A residential boys’ school in the Lune Valley has gone from ‘outstanding’ to ‘inadequate’ within six months.
Boys considered “naughty” at Wennington Hall School were prevented from returning to their family home on a Friday night, and one boy was found to be sleeping in the medical room, an Ofsted inspection discovered.
School inspectors visited the school in December 2016 and found its teaching and residential provision to be inadequate overall, despite a glowing report just six months earlier.
Inspectors found that school governance in relation to safeguarding students is inconsistent, and there is evidence of physical intervention to ensure students comply with staff instruction. Boys who break the school’s managed restrictions eight times are punished by being prevented from returning to their family home on a Friday night.
Inspectors found that one young person was sleeping in the medical room as a temporary measure due to a limited number of single rooms.
The room was not large enough for the boy to store his personal belongings.
Until the issue was identified by inspectors, there was no plan in place to review this arrangement, although the report said that staff immediately took action to review the arrangements to identify improvement where possible.
The school, which can support 77 boys aged between 11 and 16 years old, rewards good behaviour by offering “privilege bedrooms”.
Due to occupancy levels in the residential houses and a limited number of privilege bed spaces, occupants move in and out of the rooms within each term.
Inspectors said this resulted in there being little ownership of personal bed space or security for pupils relating to whom they will share bedrooms with.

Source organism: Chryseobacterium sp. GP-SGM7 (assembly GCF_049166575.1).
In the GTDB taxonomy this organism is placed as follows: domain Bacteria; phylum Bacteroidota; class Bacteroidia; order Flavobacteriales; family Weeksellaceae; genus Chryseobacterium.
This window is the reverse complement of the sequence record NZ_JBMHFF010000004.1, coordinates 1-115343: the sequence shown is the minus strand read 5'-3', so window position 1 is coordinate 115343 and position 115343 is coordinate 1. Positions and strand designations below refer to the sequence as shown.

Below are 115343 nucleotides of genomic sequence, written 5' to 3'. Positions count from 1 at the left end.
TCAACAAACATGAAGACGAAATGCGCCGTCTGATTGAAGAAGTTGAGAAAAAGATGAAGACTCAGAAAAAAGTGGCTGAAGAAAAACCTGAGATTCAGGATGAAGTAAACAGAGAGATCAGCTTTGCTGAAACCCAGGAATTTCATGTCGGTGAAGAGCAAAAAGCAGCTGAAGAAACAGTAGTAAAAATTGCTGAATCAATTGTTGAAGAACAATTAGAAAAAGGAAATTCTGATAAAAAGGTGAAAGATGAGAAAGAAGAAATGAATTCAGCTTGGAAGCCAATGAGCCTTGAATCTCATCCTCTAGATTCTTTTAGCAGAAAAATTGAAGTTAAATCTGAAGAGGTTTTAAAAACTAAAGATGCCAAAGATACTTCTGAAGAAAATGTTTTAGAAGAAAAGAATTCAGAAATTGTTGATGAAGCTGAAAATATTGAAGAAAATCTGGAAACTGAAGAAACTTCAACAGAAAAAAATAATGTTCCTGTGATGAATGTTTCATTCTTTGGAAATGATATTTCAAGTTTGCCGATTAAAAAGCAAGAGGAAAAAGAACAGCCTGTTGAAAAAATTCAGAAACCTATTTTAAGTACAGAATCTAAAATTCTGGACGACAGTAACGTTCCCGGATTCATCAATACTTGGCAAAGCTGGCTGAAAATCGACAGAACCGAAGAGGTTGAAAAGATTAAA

As a result of whistleblowing concerns about standards of care at the school, an investigation was commissioned by Lancashire County Council to assess the safety of pupils.
More recently, staff whistleblowing complaints have raised concerns about the quality of relationships within school that are being investigated.
Amanda Hatton, director of children’s services at Lancashire County Council said: “We are aware of the issues raised by Ofsted in relation to Wennington Hall and have been supporting the residential school for some time.
“We have appointed an experienced head teacher to help the school move forward educationally.
“We have also put significant additional county council support into the school to ensure that pupils are safe, including leadership capacity as well as holding weekly safeguarding meetings and addressing the individual safeguarding needs of each pupil.
“Our priority is the welfare of the pupils and so we are in the process of working with the school to develop a comprehensive improvement plan, which will address all identified issues, and we will support staff in its implementation.”
An Ofsted spokesperson said: “As is standard Ofsted practice, we conducted a social care inspection of this residential special school because we became aware of changes in its circumstances.
“Our inspectors found that the school failed to meet the national minimum standards set for residential special schools.
“The latest inspection report details the various failings inspectors found, which led them to judge the school as inadequate.”
Whilst the school received an inadequate rating, young people told inspectors that they enjoyed their time at the school, got on well with staff, and enjoyed the social aspect.